The Biden State Department removed Cuba from the list of countries not cooperating in the fight against terrorism on May 15, 2024. On the same day Joseph Connor, whose father Frank Connor was murdered in a 1975 terrorist attack in New York City by a Cuban backed group, in a letter addressed to Secretary Antony Blinken asked for one of the terrorists involved in the bombing, and now harbored by Havana, to be returned to the United States to face justice. Six days later, and Mr. Connor has not received a response.

The reason given by Vedant Patel, the principal deputy spokesperson at the State Department on May 16, 2024 “that the circumstances for Cuba’s certifications as not fully cooperating country have changed from 2022 to 2023” does not stand up to scrutiny. Patel cited “Cuba’s refusal to engage with Colombia on extradition requests for National Liberation Army members supported Cuba’s NFCC certification for 2022.”

What change took place? Not the behavior of the Cuban dictatorship.

The Colombian terrorists harbored by Havana were not extradited. The new duly elected president of Colombia, Gustavo Petro, a past member of the terrorist group M-19 in Colombia with close ties to the Cuban dictatorship, ordered his attorney general to suspend the arrest warrant “against 17 ELN commanders, including those whose extradition Colombia had previously requested from Cuba.” There is also a bit of historical irony. Cuba was first placed on the state sponsor of terrorism list in 1982 when Havana was implicated supplying weapons to the M19 terrorist group from profits raised from trafficking narcotics. Patel also cited that “the U.S. and Cuba resumed law enforcement cooperation in 2023, including on counterterrorism.” First, the phrase “law-enforcement dialogue” is inaccurate. In Cuba, there is no rule of law. “To keep power, the dictatorship maintains a repressive security apparatus that murders nonviolent dissidents extrajudicially. This is not ‘law enforcement.’ The Cuban dictatorship is a transnational threat, and legitimizing it does not enhance U.S. advocacy for human rights.”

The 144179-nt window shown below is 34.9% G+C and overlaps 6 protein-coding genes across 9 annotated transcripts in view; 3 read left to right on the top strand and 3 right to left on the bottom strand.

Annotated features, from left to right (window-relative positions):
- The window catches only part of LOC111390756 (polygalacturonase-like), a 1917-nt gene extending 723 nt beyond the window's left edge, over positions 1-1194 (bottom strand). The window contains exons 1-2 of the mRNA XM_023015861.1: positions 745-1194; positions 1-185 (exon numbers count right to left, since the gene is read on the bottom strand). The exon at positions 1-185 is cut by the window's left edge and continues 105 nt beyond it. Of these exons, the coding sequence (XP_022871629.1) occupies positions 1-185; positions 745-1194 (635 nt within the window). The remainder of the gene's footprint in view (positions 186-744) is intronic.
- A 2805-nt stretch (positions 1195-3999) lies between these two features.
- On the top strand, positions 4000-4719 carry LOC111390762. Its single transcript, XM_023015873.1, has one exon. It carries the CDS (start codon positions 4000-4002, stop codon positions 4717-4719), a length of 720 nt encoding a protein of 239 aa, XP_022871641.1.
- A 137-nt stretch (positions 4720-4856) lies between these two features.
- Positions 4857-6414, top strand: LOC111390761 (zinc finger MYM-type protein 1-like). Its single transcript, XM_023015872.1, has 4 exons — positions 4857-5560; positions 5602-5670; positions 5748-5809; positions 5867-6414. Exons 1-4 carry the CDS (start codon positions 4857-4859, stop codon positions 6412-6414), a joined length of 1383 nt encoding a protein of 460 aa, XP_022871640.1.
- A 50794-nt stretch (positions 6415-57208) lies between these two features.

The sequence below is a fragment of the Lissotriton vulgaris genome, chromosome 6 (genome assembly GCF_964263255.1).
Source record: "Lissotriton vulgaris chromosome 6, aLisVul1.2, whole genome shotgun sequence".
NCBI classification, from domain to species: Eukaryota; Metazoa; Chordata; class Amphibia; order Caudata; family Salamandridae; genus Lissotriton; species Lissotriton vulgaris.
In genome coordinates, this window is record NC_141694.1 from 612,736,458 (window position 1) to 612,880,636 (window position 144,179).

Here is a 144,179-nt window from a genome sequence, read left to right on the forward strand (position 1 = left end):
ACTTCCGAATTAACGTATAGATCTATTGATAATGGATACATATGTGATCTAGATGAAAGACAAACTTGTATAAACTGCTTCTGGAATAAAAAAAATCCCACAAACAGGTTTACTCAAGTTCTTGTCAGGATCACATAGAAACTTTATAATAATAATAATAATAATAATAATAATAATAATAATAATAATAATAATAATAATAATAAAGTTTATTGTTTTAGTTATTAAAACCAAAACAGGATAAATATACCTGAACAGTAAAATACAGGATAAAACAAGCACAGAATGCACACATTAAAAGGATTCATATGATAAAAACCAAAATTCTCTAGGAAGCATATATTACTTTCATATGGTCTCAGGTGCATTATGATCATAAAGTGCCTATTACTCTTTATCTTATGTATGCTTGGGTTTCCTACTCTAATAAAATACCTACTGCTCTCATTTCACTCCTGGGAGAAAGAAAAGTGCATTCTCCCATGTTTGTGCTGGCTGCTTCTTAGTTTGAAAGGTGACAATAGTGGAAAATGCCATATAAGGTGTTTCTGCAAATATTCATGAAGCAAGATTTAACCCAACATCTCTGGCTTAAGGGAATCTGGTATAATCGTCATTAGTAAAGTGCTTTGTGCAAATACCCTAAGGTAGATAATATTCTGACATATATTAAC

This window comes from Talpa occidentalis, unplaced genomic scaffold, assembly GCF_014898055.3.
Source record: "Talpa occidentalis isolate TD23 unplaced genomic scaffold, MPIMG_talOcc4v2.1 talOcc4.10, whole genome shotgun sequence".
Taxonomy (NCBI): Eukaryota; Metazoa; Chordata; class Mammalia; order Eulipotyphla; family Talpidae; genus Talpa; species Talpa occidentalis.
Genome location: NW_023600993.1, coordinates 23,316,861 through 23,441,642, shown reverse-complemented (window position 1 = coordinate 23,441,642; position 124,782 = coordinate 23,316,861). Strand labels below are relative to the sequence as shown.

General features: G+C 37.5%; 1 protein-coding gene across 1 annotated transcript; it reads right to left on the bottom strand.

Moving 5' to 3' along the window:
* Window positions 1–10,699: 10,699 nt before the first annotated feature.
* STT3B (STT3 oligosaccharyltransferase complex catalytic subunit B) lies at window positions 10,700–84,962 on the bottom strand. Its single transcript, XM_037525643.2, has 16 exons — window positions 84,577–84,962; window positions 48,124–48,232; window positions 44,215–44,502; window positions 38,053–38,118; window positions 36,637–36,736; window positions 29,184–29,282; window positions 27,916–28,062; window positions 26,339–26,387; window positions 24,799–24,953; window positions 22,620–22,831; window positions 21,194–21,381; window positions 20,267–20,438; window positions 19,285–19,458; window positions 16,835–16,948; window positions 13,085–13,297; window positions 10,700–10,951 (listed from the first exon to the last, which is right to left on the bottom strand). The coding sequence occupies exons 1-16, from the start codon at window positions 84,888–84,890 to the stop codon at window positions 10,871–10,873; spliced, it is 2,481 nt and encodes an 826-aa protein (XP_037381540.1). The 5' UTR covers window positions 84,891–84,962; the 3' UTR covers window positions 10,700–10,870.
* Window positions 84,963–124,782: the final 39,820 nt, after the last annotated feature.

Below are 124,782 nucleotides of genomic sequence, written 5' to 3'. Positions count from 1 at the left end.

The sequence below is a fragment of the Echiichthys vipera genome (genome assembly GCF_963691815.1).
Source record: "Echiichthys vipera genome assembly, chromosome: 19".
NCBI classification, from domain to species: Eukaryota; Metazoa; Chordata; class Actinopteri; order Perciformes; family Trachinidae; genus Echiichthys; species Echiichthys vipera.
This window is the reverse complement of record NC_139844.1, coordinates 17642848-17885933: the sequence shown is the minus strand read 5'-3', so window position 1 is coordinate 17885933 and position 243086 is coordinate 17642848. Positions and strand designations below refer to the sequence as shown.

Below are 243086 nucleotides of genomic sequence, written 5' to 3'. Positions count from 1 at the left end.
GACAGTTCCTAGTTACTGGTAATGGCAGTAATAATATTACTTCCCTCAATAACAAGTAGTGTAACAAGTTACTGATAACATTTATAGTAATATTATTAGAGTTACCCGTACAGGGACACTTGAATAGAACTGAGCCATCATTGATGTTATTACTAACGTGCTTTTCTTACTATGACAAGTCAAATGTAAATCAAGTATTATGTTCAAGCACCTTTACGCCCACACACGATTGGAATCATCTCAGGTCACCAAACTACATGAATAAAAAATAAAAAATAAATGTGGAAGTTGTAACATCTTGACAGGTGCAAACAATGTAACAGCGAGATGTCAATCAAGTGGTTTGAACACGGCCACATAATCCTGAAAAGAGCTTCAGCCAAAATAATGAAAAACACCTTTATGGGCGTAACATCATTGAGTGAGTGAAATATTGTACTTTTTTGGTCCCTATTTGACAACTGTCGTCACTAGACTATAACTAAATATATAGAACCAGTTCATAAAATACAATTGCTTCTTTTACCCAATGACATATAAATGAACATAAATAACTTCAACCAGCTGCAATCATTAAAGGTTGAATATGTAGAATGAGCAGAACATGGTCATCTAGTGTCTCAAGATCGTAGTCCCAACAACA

What has that meant in practice?

Giving legitimacy to the Cuban dictatorship through this sham “law enforcement cooperation” led Cuban officials meeting with their American counterparts to accuse the United States of “supporting people in Miami plotting ‘terrorist’ actions against Cuba.” Biden administration officials rejected these claims, but the actions of Havana could not be described as a good faith effort, or a reason to cite the dictatorship as fully cooperating in anti-terrorism efforts. Much less grant them access to secure facilities that are of great importance to America’s infrastructure.